The Science of Comprehension

How We Understand Abstract Concepts

Part I

The New 21st-Century Paradigm Shift

Some very exciting recent results emerging from the field of Cognitive Science. This is big, really big! Our understanding of the universe has started a major paradigm shift. The new 21st-Century Enlightenment has begun.

First, to set the stage for this new paradigm shift, a very brief historical review of previous major paradigm shifts:

Isaac Newton's Principia, published in 1687, introduced a new branch of mathematics called Calculus. Calculus showed that it was natural for the earth and planets to revolve around the sun. And the Catholic Church lost its credibility and political influence. Here was pure math, undeniable pure mathematics, as undeniable as 1+1=2, showing the Catholic Church was wrong.1

Then in 1905 Einstein introduced a major change to our Newtonian view of the universe. Newtonian physics included the assumption that time is the same everywhere, and that time moves forward at a constant rate. I have a watch telling me what time it is here, so what time is it over there at the other side of the room? Newton's physics assumed it was the same time everywhere. Einstein said no, there's no way to synchronize two clocks separated by a distance and have everyone agree they are properly synchronized. Plus, time doesn't move forward at a constant rate everywhere.2

And now for the new major paradigm shift happening right now. The new 21st-Century Enlightenment:

Do Theoretical Concepts Exist Apart From The Material World

Pure mathematics, up until now, was thought to exist as an abstraction separate from the physical world. I can write the number 5 down on a piece of paper, or enter the number 5 into a calculator, or set the number 5 on an abacus. What is the number 5? The paper itself is not the number 5. The ink itself on the paper is not the number 5. The calculator itself is not the number 5. The abacus itself is not the number 5. The number 5 is an abstract concept, separate from the physical world. The number 5 here is the same as the number 5 over there. The number 5 tomorrow will be the same as the number 5 yesterday. All the numbers from 1 to infinity have always existed and will always exist.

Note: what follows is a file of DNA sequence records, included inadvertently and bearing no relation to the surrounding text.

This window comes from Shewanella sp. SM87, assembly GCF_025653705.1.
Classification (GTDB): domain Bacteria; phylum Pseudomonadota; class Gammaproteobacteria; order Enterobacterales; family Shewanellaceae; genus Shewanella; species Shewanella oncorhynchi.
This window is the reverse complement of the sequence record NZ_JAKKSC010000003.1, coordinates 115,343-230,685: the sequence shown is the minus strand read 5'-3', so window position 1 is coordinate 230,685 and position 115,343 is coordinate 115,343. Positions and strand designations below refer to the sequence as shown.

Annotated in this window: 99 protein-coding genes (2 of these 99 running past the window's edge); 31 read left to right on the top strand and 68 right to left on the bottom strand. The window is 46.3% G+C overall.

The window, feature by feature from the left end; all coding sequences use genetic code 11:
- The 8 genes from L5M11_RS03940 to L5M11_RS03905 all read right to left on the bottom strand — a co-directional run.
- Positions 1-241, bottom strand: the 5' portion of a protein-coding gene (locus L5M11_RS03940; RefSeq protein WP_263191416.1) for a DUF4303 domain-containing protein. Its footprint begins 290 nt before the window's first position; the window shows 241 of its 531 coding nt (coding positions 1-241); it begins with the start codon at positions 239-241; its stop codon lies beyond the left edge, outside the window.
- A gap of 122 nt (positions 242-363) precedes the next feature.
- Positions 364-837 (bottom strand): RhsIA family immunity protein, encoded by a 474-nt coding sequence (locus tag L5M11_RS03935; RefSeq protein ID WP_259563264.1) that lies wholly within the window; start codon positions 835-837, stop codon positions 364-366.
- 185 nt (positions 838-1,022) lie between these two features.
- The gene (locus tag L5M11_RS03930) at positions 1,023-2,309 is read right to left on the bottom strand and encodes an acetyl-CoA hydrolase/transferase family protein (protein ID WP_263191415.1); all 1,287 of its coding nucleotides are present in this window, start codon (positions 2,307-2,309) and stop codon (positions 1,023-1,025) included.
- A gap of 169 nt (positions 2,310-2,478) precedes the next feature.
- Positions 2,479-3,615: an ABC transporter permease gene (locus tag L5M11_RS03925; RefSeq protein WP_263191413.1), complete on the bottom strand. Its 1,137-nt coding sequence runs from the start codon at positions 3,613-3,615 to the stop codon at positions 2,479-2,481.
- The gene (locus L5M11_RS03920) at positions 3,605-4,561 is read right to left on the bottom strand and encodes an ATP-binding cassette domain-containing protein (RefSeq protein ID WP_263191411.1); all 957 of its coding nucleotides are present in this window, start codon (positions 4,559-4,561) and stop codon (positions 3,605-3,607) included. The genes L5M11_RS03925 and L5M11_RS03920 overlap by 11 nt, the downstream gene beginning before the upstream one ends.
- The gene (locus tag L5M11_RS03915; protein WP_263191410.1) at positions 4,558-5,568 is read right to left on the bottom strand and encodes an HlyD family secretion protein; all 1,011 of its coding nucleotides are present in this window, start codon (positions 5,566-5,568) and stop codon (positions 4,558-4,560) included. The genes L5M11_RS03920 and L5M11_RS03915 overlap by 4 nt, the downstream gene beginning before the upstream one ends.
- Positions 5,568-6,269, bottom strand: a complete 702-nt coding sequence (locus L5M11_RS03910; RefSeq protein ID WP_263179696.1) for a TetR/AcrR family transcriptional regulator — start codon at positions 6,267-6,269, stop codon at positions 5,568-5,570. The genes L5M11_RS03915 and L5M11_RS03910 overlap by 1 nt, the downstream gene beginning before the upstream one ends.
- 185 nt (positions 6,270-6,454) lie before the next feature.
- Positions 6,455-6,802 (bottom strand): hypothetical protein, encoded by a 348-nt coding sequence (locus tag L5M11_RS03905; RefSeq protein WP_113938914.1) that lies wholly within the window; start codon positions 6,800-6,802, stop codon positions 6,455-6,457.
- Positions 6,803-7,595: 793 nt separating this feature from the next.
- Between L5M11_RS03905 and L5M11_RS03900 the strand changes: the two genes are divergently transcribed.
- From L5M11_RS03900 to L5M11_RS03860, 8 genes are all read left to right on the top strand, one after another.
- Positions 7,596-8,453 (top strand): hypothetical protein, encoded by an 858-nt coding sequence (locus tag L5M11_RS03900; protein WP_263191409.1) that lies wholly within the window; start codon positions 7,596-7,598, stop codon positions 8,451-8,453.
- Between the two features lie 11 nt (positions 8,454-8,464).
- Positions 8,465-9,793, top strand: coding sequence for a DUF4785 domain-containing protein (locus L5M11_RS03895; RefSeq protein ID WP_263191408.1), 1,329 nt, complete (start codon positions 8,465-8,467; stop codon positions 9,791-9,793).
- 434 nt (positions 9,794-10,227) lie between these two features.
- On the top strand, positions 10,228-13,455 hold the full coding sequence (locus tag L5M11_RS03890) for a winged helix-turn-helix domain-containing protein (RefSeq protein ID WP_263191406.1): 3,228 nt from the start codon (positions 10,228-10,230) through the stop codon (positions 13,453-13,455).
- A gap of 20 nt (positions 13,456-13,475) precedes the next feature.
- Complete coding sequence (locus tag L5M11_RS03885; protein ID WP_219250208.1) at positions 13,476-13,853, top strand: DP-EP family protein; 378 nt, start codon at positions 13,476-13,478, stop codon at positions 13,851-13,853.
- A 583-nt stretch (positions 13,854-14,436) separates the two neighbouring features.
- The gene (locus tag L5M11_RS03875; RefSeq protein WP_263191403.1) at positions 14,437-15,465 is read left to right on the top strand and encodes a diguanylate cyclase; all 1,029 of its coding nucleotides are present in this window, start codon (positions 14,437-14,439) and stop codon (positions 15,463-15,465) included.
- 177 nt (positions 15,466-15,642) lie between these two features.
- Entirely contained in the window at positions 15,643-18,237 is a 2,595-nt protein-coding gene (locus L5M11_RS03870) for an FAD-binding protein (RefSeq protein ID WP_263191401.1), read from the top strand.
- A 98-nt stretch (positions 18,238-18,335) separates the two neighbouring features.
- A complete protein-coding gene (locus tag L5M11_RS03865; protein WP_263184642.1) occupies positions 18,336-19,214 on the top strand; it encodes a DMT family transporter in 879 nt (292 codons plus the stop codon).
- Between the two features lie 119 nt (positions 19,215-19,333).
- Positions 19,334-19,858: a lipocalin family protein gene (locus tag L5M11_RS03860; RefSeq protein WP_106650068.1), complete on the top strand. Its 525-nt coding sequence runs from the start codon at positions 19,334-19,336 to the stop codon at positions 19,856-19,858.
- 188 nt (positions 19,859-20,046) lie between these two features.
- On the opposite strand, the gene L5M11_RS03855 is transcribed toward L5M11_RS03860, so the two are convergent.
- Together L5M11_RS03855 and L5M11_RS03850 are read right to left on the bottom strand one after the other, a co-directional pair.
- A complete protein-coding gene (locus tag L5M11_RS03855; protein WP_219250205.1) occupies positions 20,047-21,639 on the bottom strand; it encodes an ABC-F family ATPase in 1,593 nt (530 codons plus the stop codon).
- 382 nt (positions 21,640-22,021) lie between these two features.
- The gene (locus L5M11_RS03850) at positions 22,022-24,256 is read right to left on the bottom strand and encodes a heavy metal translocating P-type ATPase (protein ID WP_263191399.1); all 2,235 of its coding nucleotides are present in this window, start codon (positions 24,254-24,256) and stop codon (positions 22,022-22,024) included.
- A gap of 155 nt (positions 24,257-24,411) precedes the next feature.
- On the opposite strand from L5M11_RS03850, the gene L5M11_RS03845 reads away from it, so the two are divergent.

The New 21st-Century Enlightenment says that's wrong. Abstract concepts don't exist apart from the material world.

Cognitive Scientist Prof. George Lakoff writes,

"It is hard to underestimate how far the idea that concepts are physically embodied, using the sensory motor system of the brain, is from disembodied Enlightenment reason—from the usual view of concepts as disembodied abstractions, entirely separate from the sensory motor system."3

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1. See Galileo.

2. What I really like is conventionally Einstein's Theory of Relativity is only important when you are moving very, very, fast, close to the speed of light, which is around 3×108 meters/second. Now, although an electric voltage moves through a wire at about the speed of light, the electrons themselves in the wire drift at the extremely slow speed of around 0.728 millimeters/second—less than one millimeter per second. However, if you apply Einstein's Theory of Relativity to these very slow moving electrons, you end up discovering the relativistic origin of the magnetic force! [Return to text.]

3. George Lakoff (professor of Cognitive Science at UC Berkley) The Political Mind: Why You Can't Understand 21st-Century American Politics with an 18th-Century Brain, (2008) pg 252. The last chapter, which contains no politics, is an overview of the New 21st-Century Enlightenment we are entering. This chapter really is superb, destined to be a classic that changes our philosophical understanding of the world. And since philosophy determines government, politics is a natural field to use for examples. This book, which introduces the new 21st-Century Enlightenment, is like Isaac Newton's Principia. It's full of new knowledge, not about what we think, but how we think—how we go about understanding and reasoning about abstract concepts. It's truly an excellent book. If I tried to summarize the book I'd end up quoting the entire book.
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